With blended learning one of the preferred choices for workplace learning and development, in this article we’ll look at how to create the perfect blend.
Meeting the needs of the modern workforce
Increasing demands placed on the L&D function to deliver greater value to organisations, faster and with fewer resources, continues to drive the rise in popularity of blended learning. While it can reduce the cost of classroom training by offsetting some of it with online techniques, it’s important to recognise that blended learning is not just a cheaper version of traditional training. It’s a much more effective solution for today’s modern learner. Digital learning technologies, when used alongside the wide range of existing face-to-face methods, can outperform traditional approaches in terms of knowledge acquisition, building skills and, ultimately, personal growth and productivity.
People learn differently and at different paces, and technology has opened up the floodgates to provide more creative and engaging learning solutions that bring together different techniques tailored to suit the individual needs and preferences of the learner. A further benefit of a blended approach is that it can help ensure learning and development is transferred back into the workplace which is essential for delivering ROI.
56% of learning is still delivered face to face; 22% is via blended learning solutions and 22% is via online learning only. (Towards Maturity Learning Benchmark Report, 2016-2017)
How to create the right blend
Blended learning has almost unlimited variations. It typically includes an amalgamation of face-to-face interactions such as classroom training, role-playing and one-to-one coaching with digital experiences including eLearning, video, microlearning, online discussion groups, podcasts and game-based learning. Every learning situation is unique so there is no secret formula for creating the perfect blend but our five top tips will help you to consider what the right balance of face-to-face and online learning interventions is for your organisation.
1. Know your learners
How do your learners prefer to learn? Where are they located? How technology-savvy are they? These are all important factors to consider when deciding which learning techniques to use. If you’re trying to upskill learners across multiple-locations then you may need to build more digital learning into the mix. If your learners are not used to interacting or collaborating online with peers then including some kind of learning game that appeals to a broad spectrum of users is a good way to help get people on-board with online learning.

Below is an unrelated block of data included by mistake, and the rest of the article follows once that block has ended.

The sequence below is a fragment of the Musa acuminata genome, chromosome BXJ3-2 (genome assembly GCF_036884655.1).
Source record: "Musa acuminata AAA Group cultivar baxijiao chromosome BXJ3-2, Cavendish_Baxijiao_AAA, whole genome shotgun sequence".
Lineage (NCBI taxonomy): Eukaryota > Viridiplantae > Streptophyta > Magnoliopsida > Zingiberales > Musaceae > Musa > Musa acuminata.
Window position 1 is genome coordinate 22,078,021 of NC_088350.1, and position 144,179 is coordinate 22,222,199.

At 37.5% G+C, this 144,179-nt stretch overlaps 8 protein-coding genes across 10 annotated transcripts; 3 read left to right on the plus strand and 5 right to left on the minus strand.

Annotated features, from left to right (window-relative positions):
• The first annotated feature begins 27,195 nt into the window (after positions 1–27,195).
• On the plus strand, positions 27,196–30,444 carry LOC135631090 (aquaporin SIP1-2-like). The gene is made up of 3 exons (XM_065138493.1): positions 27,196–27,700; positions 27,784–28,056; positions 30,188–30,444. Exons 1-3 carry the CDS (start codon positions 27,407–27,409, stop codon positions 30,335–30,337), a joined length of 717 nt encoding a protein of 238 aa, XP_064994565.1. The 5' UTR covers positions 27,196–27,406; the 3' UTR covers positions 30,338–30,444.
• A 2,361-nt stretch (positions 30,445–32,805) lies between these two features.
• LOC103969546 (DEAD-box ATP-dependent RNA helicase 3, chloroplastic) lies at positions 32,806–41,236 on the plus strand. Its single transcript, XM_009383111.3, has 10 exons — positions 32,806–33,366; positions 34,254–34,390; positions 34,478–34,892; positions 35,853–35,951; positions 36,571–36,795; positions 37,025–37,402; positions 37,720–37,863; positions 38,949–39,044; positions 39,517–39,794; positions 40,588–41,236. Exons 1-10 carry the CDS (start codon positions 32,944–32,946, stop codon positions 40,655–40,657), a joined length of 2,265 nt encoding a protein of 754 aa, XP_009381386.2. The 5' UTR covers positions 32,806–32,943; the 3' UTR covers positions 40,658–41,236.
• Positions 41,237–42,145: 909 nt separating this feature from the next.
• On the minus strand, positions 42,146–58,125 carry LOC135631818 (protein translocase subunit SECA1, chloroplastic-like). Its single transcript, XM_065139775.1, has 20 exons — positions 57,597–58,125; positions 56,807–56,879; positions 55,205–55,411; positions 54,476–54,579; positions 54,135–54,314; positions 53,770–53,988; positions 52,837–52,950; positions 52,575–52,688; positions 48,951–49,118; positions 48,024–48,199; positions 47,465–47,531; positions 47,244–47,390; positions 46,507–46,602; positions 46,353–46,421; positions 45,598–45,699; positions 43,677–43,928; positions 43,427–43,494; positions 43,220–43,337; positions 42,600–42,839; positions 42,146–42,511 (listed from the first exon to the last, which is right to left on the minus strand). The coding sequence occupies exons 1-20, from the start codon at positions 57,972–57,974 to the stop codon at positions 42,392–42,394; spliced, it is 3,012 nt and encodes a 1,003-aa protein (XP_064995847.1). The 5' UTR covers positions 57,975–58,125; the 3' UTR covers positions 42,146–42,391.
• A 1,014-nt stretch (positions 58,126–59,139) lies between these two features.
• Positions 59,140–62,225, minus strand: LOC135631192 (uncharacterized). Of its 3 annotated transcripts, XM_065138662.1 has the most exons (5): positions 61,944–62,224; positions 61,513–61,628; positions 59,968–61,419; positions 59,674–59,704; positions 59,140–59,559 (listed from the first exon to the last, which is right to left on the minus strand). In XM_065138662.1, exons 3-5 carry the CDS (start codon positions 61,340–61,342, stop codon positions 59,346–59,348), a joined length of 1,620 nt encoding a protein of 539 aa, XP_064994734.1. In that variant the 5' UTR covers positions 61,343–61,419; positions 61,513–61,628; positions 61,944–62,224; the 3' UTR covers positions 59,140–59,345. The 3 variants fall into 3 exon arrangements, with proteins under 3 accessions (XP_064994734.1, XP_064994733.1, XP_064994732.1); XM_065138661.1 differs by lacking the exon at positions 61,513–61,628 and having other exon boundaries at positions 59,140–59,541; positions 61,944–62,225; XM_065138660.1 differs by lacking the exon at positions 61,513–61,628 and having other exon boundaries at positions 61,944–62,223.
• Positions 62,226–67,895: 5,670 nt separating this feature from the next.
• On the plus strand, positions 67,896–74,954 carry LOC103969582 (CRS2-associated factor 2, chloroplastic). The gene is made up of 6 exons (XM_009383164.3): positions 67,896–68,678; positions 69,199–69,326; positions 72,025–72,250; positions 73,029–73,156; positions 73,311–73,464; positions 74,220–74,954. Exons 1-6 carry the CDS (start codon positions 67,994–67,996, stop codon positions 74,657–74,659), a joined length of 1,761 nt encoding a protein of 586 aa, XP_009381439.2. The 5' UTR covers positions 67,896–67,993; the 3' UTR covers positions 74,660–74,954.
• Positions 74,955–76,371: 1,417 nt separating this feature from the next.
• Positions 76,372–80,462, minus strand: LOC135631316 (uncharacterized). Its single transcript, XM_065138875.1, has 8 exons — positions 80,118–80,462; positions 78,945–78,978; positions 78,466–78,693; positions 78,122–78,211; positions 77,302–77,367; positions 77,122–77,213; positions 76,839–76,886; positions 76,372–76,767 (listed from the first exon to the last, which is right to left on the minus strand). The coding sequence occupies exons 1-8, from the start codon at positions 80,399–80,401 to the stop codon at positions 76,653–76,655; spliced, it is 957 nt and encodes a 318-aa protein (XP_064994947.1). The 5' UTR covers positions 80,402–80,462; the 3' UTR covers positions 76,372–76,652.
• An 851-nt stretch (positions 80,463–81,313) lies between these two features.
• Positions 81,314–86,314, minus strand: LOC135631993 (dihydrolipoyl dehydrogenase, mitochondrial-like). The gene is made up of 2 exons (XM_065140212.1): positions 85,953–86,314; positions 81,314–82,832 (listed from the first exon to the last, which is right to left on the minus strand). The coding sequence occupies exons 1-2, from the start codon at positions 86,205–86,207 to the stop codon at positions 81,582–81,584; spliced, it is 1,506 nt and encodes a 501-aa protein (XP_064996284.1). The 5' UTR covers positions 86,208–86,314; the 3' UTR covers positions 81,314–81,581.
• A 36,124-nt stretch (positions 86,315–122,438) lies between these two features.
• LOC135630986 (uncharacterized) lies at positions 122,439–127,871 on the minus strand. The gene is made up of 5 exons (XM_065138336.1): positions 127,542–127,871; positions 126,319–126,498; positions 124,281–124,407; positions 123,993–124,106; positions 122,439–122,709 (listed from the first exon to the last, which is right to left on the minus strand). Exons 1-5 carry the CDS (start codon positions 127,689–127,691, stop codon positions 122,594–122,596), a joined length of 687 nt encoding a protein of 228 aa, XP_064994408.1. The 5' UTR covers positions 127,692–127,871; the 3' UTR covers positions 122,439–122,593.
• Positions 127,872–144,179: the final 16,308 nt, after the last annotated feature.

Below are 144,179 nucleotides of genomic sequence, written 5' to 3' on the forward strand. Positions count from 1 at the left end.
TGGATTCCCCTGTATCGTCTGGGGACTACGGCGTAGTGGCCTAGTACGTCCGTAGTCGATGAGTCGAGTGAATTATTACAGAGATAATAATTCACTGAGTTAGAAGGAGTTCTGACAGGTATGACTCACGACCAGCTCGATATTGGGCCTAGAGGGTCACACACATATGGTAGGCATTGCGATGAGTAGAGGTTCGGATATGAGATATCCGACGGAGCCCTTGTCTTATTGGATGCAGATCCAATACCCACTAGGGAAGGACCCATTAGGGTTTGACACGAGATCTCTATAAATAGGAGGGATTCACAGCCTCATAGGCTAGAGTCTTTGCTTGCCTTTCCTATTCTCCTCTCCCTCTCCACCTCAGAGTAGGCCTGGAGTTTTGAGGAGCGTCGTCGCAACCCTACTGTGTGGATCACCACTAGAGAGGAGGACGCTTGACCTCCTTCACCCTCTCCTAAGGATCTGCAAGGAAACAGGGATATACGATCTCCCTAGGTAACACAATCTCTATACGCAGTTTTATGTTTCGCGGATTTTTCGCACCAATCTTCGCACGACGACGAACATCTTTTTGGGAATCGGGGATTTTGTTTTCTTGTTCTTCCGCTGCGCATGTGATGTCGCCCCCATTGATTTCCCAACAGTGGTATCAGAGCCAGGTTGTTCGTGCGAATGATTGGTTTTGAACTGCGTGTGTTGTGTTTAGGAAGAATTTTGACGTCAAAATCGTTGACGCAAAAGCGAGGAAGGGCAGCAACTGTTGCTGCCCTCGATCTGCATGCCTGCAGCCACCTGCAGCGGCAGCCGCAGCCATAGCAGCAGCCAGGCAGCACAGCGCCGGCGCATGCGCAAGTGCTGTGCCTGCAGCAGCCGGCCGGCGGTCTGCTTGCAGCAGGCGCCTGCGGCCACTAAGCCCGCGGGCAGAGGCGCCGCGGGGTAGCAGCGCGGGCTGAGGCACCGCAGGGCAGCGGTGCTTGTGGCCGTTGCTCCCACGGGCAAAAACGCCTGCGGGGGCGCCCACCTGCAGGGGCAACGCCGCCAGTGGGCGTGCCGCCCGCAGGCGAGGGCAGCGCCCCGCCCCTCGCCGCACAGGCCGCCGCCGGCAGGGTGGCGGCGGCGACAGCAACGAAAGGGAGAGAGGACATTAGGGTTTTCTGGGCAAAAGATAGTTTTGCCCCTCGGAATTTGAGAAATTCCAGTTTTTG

2. Make the training relevant
Every element of blended learning should be relevant to the learner and be aligned with the learning goals. It should also take into account the pace at which the learner is comfortable and able to learn, and allow plenty of time for the learner to digest and reflect on the learning content.
3. Embrace formal, informal and social learning
Different types of learning should work together in harmony to re-enforce the learning experience, increase knowledge retention and help to reduce time to competency. The rise of social networking tools have opened up new horizons for learning by enabling knowledge sharing, collective learning and greater collaboration. The use of social media tools needs to be learner-driven and part of the person’s natural workflow.
4. Make every element count
Each component of the blend should have a clear business case. Why do you want to do it? What issues or problems can it help you solve? Does it offer an opportunity to improve business performance? How will it impact engagement? Also, each element of a blended programme needs to be viewed in the context of the overall blend and learning objectives. Including an element that could be seen as irrelevant could be the blend’s weakest link.
5. Leverage the expertise of a partner
Creating an effective blended learning programme requires carefully analysing your learners, their needs and your needs, technology, content and other factors. It’s an art rather than an exact science that requires a wide range of skills. A true partnership approach between learning provider and an organisation’s L&D department can pay huge dividends in delivering an effective blend.
Social learning is now a key part of the blended learning experience, with 61% of learners now motivated to learn online by using technologies that enable them to network and work with others. (Towards Maturity, Unlocking Potential: Releasing the potential of the business and its people through learning, Annual Benchmark Report 2016).
Today’s learners want a complete mix of learning activities which complement the way they like to learn and work. Blended learning improves choice both in terms of the depth of learning and learning techniques used. It can give learners greater control over their learning pathway by empowering them to select the ideal learning mix for their personal needs and role, resulting in greater engagement. Successful blended learning programmes link learning to a training need and are underpinned by a clear learning strategy. In any blend, the learning should be transformational for the individual as well as the organisation. To achieve this, the programme needs to be stimulating, challenging, inspiring and motivating.